A Norwegian coming-of-age film set in the 1950s, director Berit Nesheim's The Other Side of Sunday initially comes across as a bit of Bergman-lite. We have the corrosively strict Northern Protestantism, a doubting protagonist twining her metaphysical tendrils toward atheism and a man of God who himself cannot live up to his faith's unrelenting tenets -- but all overlaid with a lyrical gaze worlds away from Ingmar's doomy stare.
Young Maria (Marie Theisen) is the doubter in question and the imperfect pastor (Bjørn Sundquist) is her father. Maria is preoccupied with thoughts of sex, displaying an impious interest in the "Song of Solomon," feeling drawn to the company of her more secular peers, who spend much of their time hanging out at the local café, smoking cigarettes, drinking Cokes and listening to Pat Boone records. Understandably, her father considers this the devil's lair.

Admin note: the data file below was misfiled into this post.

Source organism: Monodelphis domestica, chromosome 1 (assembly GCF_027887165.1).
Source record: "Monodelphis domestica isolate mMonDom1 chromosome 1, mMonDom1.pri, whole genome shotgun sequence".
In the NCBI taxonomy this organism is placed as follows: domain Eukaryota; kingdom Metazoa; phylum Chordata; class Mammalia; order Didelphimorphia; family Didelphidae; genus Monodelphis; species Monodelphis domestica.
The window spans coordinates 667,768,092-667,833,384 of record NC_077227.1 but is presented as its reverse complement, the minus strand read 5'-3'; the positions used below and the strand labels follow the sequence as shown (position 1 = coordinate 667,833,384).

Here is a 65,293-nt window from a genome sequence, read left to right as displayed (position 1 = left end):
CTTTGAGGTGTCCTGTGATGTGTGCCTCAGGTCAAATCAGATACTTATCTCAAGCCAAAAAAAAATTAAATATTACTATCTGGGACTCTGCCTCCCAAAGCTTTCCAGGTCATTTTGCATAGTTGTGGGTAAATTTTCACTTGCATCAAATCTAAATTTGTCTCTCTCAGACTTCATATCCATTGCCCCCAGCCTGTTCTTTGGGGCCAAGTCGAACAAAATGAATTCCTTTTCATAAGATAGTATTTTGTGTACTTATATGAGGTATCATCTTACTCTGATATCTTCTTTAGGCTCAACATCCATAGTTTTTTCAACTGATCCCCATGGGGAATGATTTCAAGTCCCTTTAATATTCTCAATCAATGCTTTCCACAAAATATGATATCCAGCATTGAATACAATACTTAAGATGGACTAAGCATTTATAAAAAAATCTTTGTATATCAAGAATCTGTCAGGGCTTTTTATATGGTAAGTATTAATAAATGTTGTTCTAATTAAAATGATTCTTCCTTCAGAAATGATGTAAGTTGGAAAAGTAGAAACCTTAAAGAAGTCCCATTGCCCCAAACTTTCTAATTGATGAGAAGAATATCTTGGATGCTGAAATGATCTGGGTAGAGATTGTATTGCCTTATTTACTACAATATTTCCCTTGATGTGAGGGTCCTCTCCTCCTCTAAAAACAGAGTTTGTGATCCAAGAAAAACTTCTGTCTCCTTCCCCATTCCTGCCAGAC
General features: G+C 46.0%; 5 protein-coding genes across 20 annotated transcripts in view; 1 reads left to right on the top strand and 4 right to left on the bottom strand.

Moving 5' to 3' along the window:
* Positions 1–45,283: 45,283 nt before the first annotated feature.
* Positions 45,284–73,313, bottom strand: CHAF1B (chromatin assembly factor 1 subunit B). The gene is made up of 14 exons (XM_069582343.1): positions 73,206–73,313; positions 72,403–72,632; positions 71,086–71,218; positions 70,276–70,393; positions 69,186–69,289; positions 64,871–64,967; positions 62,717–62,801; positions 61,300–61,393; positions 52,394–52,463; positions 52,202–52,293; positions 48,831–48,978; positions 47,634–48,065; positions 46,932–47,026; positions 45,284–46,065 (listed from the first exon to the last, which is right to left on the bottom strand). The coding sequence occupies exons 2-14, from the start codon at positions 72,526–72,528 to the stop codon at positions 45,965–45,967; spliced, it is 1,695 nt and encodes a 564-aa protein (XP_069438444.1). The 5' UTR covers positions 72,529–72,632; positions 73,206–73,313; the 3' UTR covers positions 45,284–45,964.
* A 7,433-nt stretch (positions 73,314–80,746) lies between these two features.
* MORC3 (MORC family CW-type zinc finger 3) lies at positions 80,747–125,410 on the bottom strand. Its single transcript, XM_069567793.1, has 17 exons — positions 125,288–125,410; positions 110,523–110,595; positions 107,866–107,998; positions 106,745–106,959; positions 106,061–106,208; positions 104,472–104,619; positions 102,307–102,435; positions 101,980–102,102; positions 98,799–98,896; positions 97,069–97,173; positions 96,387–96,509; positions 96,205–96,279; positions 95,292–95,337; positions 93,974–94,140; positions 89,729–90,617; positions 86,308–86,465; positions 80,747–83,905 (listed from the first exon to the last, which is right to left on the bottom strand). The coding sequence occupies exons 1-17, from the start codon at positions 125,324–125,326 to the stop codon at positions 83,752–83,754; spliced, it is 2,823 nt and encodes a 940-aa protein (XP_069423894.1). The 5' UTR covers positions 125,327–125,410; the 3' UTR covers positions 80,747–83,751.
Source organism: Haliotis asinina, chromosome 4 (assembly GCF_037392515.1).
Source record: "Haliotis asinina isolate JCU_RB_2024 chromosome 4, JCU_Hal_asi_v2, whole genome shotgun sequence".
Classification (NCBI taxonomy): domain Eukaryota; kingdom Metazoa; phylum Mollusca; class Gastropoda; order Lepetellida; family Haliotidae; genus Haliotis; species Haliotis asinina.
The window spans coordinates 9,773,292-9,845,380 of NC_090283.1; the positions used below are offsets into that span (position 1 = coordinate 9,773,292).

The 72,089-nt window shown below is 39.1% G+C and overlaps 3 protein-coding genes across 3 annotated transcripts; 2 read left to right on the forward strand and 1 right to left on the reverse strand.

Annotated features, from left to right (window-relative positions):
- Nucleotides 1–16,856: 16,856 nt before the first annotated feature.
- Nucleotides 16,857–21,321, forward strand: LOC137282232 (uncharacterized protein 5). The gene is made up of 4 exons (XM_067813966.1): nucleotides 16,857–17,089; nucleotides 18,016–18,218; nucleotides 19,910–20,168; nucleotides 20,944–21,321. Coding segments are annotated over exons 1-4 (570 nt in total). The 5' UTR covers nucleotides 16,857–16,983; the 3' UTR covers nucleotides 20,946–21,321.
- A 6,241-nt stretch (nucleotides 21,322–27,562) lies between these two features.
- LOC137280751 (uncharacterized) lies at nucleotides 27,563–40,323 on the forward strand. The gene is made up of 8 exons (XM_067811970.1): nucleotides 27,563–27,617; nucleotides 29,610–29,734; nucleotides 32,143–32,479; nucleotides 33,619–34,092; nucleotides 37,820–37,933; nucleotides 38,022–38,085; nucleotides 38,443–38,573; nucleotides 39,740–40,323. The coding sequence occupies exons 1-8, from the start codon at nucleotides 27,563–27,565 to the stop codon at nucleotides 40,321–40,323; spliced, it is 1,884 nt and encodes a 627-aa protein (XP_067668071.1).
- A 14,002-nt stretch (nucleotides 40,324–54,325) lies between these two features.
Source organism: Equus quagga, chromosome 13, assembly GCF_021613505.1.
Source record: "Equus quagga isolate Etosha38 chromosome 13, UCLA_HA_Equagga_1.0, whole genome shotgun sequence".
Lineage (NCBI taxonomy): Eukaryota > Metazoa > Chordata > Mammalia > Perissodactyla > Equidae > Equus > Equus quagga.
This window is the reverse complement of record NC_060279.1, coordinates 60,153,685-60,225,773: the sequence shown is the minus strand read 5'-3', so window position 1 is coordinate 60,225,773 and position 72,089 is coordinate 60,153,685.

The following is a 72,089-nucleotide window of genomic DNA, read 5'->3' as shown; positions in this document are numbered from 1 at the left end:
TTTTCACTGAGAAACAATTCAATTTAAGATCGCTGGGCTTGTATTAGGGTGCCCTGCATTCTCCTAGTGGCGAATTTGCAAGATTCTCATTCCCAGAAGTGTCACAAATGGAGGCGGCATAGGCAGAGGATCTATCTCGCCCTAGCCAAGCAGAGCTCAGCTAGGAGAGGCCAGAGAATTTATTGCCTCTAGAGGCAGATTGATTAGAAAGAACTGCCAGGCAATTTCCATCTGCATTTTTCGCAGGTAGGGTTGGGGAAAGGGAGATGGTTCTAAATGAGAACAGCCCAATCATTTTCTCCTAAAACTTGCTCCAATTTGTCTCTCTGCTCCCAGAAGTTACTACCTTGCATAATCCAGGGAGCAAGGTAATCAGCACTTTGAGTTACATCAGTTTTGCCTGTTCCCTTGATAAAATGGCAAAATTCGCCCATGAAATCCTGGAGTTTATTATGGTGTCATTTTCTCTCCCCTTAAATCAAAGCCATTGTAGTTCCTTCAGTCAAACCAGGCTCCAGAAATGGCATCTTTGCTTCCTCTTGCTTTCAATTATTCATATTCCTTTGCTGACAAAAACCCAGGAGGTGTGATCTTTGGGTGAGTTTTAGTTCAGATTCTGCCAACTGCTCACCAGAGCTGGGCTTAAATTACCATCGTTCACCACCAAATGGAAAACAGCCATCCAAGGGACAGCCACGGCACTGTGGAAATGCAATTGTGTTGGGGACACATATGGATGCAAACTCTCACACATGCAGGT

Maria is also attracted to the church organist, Mrs. Tunheim (Hildegun Riise), whom she suspects, rightly, of being a kindred spirit. Here is someone she can confide in as well as someone who can serve as a negative role model -- a vivacious woman who feels that life has passed her by and who constantly tells Maria that one should always do what one wants, a major heresy in their little church circle.
This is familiar material and one is not encouraged by the fact that Sunday was an Academy Award nominee for Best Foreign Film -- such selections tend to be drearily conventional -- but Nesheim's generous indulgence of the charismatic Theisen makes it more memorable than most such tales of restless youth. And when the story finally takes a tragic turn, it's earned the viewer's saddened response.
Conventional, perhaps, but never dreary, it's an anti-clerical film that's on the side of the angels.
Richard C. Walls writes about the arts for the Metro Times. E-mail him at firstname.lastname@example.org.